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Dismissal of protest for untimeliness is affirmed where protest that bid was improperly rejected was filed more than 10 working days after protester was notified of the rejection and provided with sufficient information to know its basis for protest. The IFB stated that payment was acceptable only in the form of cash. Certified checks were not listed as one of the acceptable forms of payment. Bid opening was on October 11. The high bid was-rejected because it included a bid deposit in the form of a company check with no bank letter guaranteeing payment. Metro was the next high bidder. Metro claims that prior to bid opening the contracting officer informed it that certified checks were acceptable.

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B-233816.2, Mar 2, 1989, 89-1 CPD 225

PROCUREMENT - Bid Protests - GAO procedures - Protest timeliness - 10 day rule DIGEST: 1. Dismissal of protest for untimeliness is affirmed where protest that bid was improperly rejected was filed more than 10 working days after protester was notified of the rejection and provided with sufficient information to know its basis for protest. PROCUREMENT - Bid Protests - GAO procedures - Protest timeliness - Significant issue exemptions - Applicability 2. Untimely protest does not present an issue of widespread significance to the procurement community justifying consideration on the merits where it raises the issue of whether a bid deposit in the form of a certified check should be accepted by the contracting officer even though the IFB does not list that type of instrument among the acceptable forms of payment.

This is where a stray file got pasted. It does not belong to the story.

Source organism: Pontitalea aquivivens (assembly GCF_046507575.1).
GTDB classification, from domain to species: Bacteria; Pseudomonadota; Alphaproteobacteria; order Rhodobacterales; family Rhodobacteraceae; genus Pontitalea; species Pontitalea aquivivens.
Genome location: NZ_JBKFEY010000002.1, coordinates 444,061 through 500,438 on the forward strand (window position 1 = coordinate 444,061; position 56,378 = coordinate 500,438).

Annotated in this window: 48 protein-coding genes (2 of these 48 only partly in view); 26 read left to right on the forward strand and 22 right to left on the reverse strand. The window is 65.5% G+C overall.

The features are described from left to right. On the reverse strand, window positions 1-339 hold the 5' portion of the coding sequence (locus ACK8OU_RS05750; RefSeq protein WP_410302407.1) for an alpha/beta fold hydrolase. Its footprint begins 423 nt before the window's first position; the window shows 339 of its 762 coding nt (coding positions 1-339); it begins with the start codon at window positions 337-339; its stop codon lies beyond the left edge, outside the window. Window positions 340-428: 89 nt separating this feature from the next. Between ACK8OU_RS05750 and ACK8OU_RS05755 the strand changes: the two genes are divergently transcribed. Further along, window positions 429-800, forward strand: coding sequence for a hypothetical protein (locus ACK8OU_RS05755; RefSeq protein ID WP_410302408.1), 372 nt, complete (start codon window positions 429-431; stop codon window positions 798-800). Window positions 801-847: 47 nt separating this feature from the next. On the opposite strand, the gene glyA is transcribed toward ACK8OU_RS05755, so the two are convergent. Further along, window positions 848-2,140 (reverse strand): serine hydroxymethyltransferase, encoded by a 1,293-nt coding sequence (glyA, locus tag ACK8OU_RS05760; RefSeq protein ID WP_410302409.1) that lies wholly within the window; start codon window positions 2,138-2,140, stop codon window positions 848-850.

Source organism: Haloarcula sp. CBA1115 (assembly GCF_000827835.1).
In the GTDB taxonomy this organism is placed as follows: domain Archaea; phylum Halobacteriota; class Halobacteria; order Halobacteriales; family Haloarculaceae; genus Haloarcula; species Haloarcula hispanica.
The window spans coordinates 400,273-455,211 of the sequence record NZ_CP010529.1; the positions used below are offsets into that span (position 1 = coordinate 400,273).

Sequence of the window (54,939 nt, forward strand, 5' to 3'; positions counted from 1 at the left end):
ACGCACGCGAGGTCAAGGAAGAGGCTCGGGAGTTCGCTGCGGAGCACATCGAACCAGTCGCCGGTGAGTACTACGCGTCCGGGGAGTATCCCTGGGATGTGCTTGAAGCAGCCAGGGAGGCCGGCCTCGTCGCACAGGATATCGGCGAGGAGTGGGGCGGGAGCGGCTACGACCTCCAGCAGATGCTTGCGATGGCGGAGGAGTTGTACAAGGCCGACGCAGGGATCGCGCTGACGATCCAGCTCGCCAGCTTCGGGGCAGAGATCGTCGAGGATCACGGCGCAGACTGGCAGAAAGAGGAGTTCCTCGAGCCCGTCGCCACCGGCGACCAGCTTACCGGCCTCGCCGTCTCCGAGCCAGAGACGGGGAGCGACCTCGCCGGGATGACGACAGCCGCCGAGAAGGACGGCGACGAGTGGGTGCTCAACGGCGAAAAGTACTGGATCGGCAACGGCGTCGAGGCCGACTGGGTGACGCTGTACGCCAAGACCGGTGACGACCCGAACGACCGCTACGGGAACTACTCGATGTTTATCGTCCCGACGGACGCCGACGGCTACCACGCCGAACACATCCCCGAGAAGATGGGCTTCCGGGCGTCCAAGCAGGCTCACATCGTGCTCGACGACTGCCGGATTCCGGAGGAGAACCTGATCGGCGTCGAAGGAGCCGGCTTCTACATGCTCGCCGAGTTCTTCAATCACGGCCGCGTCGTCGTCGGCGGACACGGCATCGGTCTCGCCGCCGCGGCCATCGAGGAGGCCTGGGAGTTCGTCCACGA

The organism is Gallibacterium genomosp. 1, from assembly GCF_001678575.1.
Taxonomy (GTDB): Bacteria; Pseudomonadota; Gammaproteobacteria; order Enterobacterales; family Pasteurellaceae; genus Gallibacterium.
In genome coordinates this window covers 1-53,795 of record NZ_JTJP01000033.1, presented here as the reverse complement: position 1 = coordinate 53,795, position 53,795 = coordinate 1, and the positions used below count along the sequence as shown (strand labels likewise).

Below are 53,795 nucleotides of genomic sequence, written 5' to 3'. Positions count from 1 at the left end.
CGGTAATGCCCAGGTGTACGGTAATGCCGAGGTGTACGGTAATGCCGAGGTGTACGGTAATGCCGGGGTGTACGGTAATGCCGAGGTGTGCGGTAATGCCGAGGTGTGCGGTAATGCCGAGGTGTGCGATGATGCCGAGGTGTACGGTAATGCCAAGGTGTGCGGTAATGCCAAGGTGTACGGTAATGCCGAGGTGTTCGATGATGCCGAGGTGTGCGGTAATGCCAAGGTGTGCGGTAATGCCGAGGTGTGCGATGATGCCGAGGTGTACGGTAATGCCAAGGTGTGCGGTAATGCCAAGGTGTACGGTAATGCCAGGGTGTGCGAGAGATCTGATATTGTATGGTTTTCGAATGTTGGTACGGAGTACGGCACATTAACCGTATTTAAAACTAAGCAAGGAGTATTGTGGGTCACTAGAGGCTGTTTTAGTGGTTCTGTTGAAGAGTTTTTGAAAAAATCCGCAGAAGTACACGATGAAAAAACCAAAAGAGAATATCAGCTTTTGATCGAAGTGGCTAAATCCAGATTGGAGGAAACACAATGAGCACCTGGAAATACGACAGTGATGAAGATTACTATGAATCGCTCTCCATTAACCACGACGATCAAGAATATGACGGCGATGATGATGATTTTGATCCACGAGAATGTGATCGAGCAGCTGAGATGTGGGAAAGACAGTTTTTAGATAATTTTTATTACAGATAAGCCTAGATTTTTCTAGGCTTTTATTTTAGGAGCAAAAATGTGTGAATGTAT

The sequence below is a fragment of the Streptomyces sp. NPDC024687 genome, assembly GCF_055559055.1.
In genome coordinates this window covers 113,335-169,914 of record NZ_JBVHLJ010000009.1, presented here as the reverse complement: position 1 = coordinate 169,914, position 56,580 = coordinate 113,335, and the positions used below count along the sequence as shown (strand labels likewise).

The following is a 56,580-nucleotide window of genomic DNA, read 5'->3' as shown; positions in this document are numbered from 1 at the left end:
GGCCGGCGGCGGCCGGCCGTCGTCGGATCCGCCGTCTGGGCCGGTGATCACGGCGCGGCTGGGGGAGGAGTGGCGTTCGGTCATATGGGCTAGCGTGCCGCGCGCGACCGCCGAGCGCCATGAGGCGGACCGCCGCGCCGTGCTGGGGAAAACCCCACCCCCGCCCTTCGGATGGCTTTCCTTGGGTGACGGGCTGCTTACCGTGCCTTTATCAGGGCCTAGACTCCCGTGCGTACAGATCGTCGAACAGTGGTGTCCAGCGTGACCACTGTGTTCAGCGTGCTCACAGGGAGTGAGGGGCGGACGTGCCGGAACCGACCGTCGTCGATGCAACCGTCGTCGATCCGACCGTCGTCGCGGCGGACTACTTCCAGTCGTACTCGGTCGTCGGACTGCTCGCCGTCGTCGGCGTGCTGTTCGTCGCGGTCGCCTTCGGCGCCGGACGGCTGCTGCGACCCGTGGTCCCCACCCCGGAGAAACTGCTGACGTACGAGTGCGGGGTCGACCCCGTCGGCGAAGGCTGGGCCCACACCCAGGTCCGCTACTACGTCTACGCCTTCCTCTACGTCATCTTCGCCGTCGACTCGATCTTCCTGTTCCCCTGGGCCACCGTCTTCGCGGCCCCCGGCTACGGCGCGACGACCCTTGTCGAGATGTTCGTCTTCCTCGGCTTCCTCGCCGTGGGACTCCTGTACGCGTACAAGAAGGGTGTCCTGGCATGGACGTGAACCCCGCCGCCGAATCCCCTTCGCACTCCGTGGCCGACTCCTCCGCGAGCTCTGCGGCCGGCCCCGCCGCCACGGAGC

Metro Recycling Company-- Request for Reconsideration:

Metro Recycling Company requests reconsideration of our dismissal as untimely of its protest of the General Services Administration's (GSA) rejection of its bid as nonresponsive under invitation for bids (IFB) No. 04FBS89007TC for the purchase of surplus wastepaper from an Internal Revenue Service facility in Florence, Kentucky.

We affirm the dismissal.

The IFB required the submission of a bid deposit in the amount of $500. The IFB stated that payment was acceptable only in the form of cash, cashier's check, official credit union check, money order, traveler's check or government check. The IFB also provided that personal or company checks would be accepted only if accompanied by a bank letter guaranteeing payment. Certified checks were not listed as one of the acceptable forms of payment.

Bid opening was on October 11, 1988. The high bid was-rejected because it included a bid deposit in the form of a company check with no bank letter guaranteeing payment. Metro was the next high bidder. As its bid deposit, Metro submitted a certified company check for the required amount, without a bank letter guaranteeing payment as required by the IFB. Metro claims that prior to bid opening the contracting officer informed it that certified checks were acceptable.

On November 2, the contracting officer notified Metro that its bid had been rejected as nonresponsive because a certified check was unacceptable as a bid deposit. Metro claims that GSA was concerned about the possibility of a stop payment order being issued on the certified check. Metro filed its initial protest with our Office on December 8. dismissed the protest as untimely on December 9.